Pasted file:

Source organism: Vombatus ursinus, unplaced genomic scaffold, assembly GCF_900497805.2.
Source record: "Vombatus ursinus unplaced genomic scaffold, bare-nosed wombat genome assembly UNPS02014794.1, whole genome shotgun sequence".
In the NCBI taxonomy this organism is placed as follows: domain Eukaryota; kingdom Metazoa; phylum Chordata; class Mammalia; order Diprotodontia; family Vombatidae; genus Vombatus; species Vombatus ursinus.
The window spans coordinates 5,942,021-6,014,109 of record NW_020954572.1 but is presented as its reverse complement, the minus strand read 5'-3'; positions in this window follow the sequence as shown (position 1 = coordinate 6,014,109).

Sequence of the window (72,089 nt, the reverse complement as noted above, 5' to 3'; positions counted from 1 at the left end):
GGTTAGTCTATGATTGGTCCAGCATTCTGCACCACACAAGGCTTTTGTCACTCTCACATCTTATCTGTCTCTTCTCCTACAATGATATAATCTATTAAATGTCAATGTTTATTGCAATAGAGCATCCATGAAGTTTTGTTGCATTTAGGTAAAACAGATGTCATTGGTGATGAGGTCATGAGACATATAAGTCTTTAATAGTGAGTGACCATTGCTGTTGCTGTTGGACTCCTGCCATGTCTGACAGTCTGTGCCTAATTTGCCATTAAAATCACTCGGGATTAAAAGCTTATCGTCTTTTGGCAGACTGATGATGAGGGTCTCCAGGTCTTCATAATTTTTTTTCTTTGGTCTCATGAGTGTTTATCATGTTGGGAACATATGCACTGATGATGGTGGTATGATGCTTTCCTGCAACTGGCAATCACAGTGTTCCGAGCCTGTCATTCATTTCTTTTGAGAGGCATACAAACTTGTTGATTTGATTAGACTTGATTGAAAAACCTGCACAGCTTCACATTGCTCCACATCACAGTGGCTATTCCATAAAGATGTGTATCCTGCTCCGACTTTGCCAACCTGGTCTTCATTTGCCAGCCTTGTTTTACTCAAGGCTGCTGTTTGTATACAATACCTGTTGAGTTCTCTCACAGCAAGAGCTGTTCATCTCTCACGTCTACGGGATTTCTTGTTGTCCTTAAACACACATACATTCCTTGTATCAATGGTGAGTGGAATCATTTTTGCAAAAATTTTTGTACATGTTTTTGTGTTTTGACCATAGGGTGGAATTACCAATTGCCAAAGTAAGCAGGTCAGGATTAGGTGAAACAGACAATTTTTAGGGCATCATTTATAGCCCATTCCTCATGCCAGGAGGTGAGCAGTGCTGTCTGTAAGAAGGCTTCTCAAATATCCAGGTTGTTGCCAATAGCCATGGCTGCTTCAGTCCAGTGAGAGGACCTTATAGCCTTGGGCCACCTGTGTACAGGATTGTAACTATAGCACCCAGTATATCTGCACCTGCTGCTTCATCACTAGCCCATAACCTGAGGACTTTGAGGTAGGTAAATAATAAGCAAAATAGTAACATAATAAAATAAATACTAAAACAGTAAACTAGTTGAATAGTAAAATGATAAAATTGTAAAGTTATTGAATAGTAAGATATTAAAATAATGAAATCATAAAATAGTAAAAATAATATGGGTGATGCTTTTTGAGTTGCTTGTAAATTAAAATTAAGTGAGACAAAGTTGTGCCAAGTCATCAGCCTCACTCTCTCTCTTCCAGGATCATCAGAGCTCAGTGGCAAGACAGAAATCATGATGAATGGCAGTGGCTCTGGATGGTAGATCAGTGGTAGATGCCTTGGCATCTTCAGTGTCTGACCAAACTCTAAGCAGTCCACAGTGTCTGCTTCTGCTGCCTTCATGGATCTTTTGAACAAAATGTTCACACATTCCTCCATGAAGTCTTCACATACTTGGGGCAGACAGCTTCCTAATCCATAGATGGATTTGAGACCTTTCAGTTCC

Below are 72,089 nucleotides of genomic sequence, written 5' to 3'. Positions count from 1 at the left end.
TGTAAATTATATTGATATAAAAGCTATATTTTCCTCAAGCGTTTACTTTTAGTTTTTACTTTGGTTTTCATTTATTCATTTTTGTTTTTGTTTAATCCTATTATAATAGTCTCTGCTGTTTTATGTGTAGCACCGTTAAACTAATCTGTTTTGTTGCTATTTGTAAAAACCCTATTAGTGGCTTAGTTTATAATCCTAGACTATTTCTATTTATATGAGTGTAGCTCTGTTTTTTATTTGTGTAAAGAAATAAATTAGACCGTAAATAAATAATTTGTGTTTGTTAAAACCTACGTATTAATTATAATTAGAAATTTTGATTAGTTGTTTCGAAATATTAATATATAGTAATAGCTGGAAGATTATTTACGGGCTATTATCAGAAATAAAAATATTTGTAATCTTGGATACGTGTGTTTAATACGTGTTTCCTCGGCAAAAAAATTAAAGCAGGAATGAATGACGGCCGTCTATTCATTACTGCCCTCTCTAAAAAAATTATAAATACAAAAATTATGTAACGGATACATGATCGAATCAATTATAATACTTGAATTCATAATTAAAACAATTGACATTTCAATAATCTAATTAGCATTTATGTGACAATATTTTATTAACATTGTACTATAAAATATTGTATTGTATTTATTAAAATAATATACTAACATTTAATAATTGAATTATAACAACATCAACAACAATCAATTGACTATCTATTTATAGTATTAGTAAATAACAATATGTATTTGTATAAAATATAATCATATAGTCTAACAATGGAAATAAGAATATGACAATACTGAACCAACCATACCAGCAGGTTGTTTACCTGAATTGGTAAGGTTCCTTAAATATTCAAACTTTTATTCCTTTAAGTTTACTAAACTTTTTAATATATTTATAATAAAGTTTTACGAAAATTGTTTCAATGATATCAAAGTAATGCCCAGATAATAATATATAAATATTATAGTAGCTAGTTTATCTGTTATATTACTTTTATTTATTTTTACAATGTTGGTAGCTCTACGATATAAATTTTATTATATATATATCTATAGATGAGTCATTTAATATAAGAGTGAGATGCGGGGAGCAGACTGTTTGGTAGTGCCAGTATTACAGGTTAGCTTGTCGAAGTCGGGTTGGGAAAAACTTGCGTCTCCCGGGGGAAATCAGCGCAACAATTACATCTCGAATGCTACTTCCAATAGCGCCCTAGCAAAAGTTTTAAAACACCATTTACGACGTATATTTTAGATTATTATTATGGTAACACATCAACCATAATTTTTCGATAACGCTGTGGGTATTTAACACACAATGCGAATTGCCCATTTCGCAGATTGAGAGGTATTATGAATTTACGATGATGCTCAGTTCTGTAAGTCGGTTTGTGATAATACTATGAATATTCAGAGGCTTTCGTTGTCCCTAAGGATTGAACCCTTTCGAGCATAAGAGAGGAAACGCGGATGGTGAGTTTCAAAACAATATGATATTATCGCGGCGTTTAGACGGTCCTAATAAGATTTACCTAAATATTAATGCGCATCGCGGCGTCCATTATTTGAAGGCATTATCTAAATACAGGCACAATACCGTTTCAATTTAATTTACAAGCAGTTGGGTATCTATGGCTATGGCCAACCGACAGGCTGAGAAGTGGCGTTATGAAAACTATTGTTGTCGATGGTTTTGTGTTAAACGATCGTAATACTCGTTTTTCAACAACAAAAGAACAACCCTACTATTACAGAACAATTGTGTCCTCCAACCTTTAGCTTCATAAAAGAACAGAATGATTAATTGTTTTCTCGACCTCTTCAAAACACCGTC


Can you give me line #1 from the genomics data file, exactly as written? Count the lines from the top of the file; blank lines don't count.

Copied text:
Source organism: Vombatus ursinus, unplaced genomic scaffold, assembly GCF_900497805.2.